March 8, 2010

I keep poking her or pulling on her little hands to make sure she’s only sleeping. I have a feeling I’ll be doing this, one way or another, for her entire life, and I can only hope that it doesn’t drive her crazy.

And I find myself looking at her every day, wondering if her brother would have been this alert at this age, if he would have been making the same kinds of small grunting noises when starting to nurse, how his personality would have started to make itself known.

It’s such a joy getting to know this baby, but such a wrench (and the postpartum hormones probably haven’t helped with this) to see so many of the details of what we’ve been missing.


  1. That last paragraph – yes, oh yes.


  2. It’s so surreal , isn’t it?

    With my first son, before I lost my daughter, I did the same thing, kept poking him or putting my ear next to his mouth to see if he was breathing or just sleeping. So I think it’s a mom thing, not necessarily a loss mom thing.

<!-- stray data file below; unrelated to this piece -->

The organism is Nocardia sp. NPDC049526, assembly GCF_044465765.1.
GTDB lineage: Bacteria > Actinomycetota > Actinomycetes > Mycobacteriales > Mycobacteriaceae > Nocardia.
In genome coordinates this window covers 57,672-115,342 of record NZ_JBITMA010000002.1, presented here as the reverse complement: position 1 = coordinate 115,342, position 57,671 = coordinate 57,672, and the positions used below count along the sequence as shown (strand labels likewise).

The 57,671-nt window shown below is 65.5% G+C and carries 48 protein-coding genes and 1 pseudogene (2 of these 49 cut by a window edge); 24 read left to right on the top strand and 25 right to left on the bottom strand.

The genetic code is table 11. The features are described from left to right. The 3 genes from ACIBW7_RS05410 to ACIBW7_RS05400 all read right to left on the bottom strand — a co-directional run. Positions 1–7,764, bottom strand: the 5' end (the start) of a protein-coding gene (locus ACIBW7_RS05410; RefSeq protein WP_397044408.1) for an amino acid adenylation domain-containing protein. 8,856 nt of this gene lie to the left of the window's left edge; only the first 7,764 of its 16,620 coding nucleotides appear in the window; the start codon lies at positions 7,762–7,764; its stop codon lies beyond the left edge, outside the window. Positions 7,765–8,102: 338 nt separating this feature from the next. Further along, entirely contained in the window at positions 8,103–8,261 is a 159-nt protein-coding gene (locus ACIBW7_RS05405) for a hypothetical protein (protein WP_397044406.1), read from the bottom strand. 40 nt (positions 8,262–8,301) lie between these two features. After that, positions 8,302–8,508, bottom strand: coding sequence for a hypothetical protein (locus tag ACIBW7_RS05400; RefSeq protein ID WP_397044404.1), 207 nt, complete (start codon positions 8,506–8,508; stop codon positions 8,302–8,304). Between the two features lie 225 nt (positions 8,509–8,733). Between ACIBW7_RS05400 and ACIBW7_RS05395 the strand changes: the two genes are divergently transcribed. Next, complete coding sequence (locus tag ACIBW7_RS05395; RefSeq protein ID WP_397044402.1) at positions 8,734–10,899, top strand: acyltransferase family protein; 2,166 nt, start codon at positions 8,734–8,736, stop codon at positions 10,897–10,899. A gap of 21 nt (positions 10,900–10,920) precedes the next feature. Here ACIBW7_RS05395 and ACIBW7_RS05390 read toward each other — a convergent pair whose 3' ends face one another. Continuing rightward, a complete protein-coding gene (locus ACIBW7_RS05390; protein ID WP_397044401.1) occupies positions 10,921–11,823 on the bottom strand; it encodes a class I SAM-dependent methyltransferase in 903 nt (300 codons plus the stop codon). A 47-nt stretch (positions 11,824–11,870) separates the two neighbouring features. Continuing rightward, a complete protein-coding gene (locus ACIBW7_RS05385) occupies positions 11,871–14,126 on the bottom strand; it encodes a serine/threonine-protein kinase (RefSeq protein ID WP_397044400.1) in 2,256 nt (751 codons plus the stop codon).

They sleep so still sometimes.

    I think we will always wonder what might have been..*sigh*

  3. I feel the same way.

  4. Thank you for sharing Dot’s picture in your last post – she’s beautiful and looks quite perfect.

    Yes, it does perpetuate. This needs to check. The amazement. My husband often says “I still can’t believe he’s here”… and HE (our CT) is 2 years old!

    We still monitor CT’s sleep, and I panic a bit when it’s been too quiet a night. The knowledge of the permanance and pain of child loss, in my experience, does very much influence living child parenting style. You will adapt to it, and so will Dot. (And hopefully, we won’t do terribly too much damage!) đŸ™‚

  5. I know exactly what you mean. I had 2 miscarriages before having my first son and once he got here I didn’t want to put him down-ever! lol. I was a little better when I had my twins cuz I was just too exhausted.
    Now after losing Ireland and waiting for this new little baby to come I know it’s going to be exactly the same.
    And I totally understand about wondering how he would have been. I know I’m going to feel that way.

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